Social-networking site, MySpace is in talks with major record companies to create a service that would provide users with free music as it moves to distinguish itself from encroaching competitors such as Facebook.
According to the reports from The Wall Street Journal and CNET on Wednesday, it seems like MySpace could be the latest newcomer in the world of online digital music.
The News Corp's company intends to launch an advertising-supported free music service which can be played on almost all portable devices, including Apple Inc.'s popular iPod. It will also offer paid MP3 downloads.
The labels approached by MySpace include Vivendi SA's Universal Music Group, EMI Group Ltd., Warner Music Group Corp. and Sony BMG Music Entertainment, a joint venture of Sony Corp. and Bertelsmann AG.
However, the paper notes that Universal Music and MySpace are locked in a copyright-infringement lawsuit that would most likely need to be settled before any agreement could be reached on a new service.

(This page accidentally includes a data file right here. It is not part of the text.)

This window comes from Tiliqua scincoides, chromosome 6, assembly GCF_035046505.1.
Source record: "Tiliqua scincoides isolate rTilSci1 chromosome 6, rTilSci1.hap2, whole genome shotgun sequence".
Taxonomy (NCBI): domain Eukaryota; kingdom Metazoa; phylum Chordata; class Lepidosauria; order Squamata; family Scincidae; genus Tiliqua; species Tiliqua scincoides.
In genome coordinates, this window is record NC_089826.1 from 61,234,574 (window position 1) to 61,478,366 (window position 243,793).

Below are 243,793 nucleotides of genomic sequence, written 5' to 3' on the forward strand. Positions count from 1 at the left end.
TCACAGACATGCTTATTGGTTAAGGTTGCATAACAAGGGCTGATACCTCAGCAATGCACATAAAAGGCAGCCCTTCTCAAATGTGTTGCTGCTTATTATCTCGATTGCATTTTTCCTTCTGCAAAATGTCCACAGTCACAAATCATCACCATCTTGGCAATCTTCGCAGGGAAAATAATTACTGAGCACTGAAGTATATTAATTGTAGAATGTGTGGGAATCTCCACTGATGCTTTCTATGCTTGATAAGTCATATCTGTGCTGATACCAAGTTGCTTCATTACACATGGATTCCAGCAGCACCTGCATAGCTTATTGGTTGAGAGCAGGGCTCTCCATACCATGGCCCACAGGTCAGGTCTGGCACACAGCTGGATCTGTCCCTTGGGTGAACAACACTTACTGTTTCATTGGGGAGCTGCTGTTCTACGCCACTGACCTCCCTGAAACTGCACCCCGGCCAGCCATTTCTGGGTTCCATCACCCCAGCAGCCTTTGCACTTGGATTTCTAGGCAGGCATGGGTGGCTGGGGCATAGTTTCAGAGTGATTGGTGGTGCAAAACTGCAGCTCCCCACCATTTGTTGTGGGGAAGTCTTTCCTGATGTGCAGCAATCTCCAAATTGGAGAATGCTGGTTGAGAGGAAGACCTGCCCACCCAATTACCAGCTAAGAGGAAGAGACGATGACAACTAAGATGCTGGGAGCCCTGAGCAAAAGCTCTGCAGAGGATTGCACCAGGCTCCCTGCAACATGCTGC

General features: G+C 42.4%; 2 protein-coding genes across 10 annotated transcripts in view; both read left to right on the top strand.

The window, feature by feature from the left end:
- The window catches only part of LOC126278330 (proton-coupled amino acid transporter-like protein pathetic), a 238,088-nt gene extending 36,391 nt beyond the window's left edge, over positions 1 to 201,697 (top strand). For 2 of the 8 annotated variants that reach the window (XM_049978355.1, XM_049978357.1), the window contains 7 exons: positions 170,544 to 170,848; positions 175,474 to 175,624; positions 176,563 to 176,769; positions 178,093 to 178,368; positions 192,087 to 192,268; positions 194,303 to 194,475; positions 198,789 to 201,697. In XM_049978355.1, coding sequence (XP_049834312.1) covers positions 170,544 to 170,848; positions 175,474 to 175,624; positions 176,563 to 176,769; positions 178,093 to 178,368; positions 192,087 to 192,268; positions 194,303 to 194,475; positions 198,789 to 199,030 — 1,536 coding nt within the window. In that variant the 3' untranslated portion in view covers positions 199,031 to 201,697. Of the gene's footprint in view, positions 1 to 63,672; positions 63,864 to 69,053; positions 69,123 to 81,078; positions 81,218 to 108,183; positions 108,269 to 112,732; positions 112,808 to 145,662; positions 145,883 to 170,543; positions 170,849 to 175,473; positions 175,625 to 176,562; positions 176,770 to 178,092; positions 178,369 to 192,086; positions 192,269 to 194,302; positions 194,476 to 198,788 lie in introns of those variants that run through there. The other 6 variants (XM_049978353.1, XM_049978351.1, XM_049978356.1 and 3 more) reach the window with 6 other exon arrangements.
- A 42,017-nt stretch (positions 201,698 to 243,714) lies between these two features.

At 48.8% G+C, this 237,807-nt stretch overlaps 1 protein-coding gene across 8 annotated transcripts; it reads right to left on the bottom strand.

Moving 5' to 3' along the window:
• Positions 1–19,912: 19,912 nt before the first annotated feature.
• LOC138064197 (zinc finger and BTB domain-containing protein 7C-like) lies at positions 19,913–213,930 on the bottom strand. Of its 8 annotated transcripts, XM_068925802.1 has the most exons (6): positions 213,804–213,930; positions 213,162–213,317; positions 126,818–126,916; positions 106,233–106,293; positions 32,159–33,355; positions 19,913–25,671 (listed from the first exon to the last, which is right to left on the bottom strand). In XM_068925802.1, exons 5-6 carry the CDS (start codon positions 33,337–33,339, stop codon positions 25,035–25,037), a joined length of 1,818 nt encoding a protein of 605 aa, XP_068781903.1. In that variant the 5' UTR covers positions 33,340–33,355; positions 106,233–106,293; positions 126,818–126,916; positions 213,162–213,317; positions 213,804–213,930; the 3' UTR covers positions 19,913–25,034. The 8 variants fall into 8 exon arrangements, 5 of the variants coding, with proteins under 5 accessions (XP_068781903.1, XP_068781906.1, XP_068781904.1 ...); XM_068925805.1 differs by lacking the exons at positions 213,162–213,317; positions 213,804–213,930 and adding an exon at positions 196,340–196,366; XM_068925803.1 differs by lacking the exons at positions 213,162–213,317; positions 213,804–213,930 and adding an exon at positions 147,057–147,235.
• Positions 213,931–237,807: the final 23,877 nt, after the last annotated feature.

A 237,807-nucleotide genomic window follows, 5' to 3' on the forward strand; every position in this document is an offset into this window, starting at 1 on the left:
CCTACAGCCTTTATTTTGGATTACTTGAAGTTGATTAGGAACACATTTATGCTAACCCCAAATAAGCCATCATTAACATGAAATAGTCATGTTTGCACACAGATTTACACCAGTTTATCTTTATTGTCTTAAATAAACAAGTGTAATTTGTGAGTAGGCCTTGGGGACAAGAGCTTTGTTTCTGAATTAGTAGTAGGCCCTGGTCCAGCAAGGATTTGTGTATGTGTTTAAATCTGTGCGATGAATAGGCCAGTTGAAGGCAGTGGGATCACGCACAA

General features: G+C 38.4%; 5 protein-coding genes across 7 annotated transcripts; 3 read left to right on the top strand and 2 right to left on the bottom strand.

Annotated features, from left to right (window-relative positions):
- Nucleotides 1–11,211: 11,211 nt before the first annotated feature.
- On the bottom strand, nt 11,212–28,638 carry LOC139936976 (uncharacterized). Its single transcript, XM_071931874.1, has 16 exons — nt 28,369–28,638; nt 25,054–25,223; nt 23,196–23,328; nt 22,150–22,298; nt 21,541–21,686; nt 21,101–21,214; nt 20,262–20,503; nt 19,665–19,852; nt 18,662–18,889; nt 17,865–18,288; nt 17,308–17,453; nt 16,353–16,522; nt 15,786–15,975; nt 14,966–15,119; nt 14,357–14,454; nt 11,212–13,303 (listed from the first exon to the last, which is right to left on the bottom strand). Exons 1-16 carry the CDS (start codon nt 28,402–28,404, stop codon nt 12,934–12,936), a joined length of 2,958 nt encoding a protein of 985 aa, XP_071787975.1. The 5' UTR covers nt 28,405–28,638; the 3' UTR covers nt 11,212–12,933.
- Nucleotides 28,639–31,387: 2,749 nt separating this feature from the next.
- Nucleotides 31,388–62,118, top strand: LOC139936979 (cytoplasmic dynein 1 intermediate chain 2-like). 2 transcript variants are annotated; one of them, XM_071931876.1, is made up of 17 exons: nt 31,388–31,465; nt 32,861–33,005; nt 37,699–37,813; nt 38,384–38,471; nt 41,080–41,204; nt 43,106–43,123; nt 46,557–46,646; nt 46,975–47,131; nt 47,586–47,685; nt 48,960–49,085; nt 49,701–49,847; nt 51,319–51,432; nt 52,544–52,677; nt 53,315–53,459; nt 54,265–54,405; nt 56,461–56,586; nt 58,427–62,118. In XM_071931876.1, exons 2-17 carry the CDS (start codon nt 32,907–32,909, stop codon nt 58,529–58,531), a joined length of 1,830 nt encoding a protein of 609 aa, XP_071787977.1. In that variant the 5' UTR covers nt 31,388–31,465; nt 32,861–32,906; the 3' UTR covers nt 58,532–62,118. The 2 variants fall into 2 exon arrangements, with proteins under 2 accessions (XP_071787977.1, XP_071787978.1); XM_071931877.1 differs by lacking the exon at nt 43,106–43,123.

Revenue from the service, tentatively dubbed MySpace Music, will be split with the labels.
If the venture gets approved, News Corp would join Amazon.com, Wal-Mart and a group of other competitors who are trying to challenge Apple's dominance of online music through its iTunes store.
MySpace has already launched online video service Hulu, a joint venture between NBC Universal and News Corp., which could serve as an example of how the networking site would implement a music service.
MySpace's new ventures are perhaps part of a larger plan to distinguish itself from faster-growing competitors like Facebook and Linked-In. MySpace is currently the world's largest online social-networking site with over 300 million users worldwide.